Newspaper article The Christian Science Monitor
Spirit and Heredity
WHILE advances in genetic research hold great promise for increasing crop productivity and other benefits, there are other aspects of this work that have a grim message. As geneticists have analyzed our biological heritage, many have come to believe that certain proclivities--such as a tendency toward alcoholism, for example--are inherent in the genetic makeup of some people. This cruel theory would condemn us to be forever subject to the outbreak of disease or a failure to rise above moral lapses or antisocial behavior because our genes are flawed. Under the circumstances, it is not surprising that many people fear the implications of genetic research.
Yet there is an alternative to simply accepting as inherent a tendency toward disease and sin. And the alternative has a great deal to do with who and what we think we are. To pursue this alternative demands a change in our thinking and in our lives.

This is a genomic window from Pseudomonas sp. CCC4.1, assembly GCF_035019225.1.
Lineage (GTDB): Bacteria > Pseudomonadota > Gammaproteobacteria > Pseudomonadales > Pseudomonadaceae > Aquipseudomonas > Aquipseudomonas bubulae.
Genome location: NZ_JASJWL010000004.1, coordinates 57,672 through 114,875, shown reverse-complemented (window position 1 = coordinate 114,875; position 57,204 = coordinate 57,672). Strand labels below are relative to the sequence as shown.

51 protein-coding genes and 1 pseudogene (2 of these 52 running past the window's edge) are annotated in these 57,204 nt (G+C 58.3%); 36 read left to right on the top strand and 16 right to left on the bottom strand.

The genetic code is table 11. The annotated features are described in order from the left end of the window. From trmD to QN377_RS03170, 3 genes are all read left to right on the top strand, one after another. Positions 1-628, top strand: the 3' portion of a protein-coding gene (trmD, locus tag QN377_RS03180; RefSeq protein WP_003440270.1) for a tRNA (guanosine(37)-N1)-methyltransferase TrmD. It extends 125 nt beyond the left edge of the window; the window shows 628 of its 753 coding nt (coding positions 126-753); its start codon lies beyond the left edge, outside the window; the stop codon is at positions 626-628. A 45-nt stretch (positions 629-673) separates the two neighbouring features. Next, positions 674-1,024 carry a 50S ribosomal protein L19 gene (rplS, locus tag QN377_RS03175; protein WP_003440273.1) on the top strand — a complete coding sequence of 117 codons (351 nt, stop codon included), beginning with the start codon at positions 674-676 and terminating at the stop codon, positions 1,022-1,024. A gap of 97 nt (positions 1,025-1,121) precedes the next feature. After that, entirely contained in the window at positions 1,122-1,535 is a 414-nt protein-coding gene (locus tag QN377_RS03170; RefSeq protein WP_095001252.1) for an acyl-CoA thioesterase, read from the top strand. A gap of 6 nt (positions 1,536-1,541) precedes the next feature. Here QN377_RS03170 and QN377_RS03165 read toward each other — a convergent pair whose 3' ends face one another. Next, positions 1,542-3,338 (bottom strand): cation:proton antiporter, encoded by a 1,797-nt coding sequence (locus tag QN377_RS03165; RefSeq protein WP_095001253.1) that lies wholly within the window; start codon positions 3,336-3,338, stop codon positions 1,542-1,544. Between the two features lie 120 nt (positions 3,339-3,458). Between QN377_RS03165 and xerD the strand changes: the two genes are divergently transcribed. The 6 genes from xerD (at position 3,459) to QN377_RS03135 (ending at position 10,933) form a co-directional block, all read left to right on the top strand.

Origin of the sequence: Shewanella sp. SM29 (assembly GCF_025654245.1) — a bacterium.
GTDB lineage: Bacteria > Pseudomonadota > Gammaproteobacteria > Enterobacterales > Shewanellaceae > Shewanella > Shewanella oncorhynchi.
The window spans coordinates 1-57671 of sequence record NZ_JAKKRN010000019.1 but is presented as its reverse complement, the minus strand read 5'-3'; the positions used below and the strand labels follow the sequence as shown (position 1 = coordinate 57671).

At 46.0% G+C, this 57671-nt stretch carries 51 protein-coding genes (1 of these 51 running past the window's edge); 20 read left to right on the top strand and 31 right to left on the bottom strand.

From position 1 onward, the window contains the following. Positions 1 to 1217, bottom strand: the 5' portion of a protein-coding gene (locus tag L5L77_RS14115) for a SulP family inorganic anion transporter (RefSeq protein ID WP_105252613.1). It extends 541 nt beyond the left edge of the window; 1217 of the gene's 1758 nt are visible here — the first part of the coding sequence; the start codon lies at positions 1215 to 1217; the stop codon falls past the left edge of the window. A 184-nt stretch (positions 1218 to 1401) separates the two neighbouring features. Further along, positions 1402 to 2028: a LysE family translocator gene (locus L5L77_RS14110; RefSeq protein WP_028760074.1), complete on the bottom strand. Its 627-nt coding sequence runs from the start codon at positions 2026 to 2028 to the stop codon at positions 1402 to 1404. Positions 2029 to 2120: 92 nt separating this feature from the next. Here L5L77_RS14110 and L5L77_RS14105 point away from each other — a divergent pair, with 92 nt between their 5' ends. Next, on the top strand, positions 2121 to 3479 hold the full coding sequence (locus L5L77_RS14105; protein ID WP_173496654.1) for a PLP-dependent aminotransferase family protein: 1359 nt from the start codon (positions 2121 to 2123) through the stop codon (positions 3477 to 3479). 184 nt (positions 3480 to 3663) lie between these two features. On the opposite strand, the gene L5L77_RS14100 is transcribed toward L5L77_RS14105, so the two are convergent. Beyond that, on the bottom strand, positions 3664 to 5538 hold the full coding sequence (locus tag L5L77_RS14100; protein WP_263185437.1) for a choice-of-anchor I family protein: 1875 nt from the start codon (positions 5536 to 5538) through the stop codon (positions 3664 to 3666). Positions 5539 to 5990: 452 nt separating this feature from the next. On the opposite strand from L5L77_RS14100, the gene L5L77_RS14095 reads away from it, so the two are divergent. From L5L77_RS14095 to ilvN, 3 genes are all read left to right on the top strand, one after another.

The basis of genetic research is the premise that man is a material being, governed by a genetic map that determines biological and even some psychological details. Governed by this map, our futures would already be determined, and the hope of avoiding disease and other troubles would be slim.
The Bible gives us a completely different view of man. And the prophet Ezekiel saw clearly that God's power is able to overcome genetic inheritances. He describes God as saying, "What mean ye, that ye use this proverb concerning the land of Israel, saying, The fathers have eaten sour grapes, and the children's teeth are set on edge? As I live, saith the Lord God, ye shall not have occasion any more to use this proverb in Israel. Behold all souls are mine. Christ Jesus built on this fact throughout his healing ministry. He taught that man is spiritual and forever at one with his divine Father, God. He was telling us that our real heritage is spiritual and that we can trust this heritage to be good. …